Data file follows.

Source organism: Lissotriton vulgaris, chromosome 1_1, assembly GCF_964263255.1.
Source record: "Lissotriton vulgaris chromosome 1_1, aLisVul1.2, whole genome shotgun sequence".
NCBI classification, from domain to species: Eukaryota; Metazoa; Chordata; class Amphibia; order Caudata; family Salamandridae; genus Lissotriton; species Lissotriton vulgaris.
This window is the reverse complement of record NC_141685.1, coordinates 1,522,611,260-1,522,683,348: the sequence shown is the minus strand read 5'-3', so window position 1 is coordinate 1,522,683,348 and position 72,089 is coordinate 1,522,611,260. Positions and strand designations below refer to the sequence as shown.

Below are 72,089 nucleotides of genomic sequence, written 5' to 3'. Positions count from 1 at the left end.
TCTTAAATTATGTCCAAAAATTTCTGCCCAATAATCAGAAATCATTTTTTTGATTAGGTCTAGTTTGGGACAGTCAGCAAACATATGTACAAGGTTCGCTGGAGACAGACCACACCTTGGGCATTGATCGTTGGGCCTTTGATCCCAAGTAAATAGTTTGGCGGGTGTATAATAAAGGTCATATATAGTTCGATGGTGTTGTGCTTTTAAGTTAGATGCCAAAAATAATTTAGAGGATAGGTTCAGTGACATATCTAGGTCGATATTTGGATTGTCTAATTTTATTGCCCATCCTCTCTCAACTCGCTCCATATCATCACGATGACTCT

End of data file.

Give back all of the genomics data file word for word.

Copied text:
Source organism: Lissotriton vulgaris, chromosome 1_1, assembly GCF_964263255.1.
Source record: "Lissotriton vulgaris chromosome 1_1, aLisVul1.2, whole genome shotgun sequence".
NCBI classification, from domain to species: Eukaryota; Metazoa; Chordata; class Amphibia; order Caudata; family Salamandridae; genus Lissotriton; species Lissotriton vulgaris.
This window is the reverse complement of record NC_141685.1, coordinates 1,522,611,260-1,522,683,348: the sequence shown is the minus strand read 5'-3', so window position 1 is coordinate 1,522,683,348 and position 72,089 is coordinate 1,522,611,260. Positions and strand designations below refer to the sequence as shown.

Below are 72,089 nucleotides of genomic sequence, written 5' to 3'. Positions count from 1 at the left end.
TCTTAAATTATGTCCAAAAATTTCTGCCCAATAATCAGAAATCATTTTTTTGATTAGGTCTAGTTTGGGACAGTCAGCAAACATATGTACAAGGTTCGCTGGAGACAGACCACACCTTGGGCATTGATCGTTGGGCCTTTGATCCCAAGTAAATAGTTTGGCGGGTGTATAATAAAGGTCATATATAGTTCGATGGTGTTGTGCTTTTAAGTTAGATGCCAAAAATAATTTAGAGGATAGGTTCAGTGACATATCTAGGTCGATATTTGGATTGTCTAATTTTATTGCCCATCCTCTCTCAACTCGCTCCATATCATCACGATGACTCT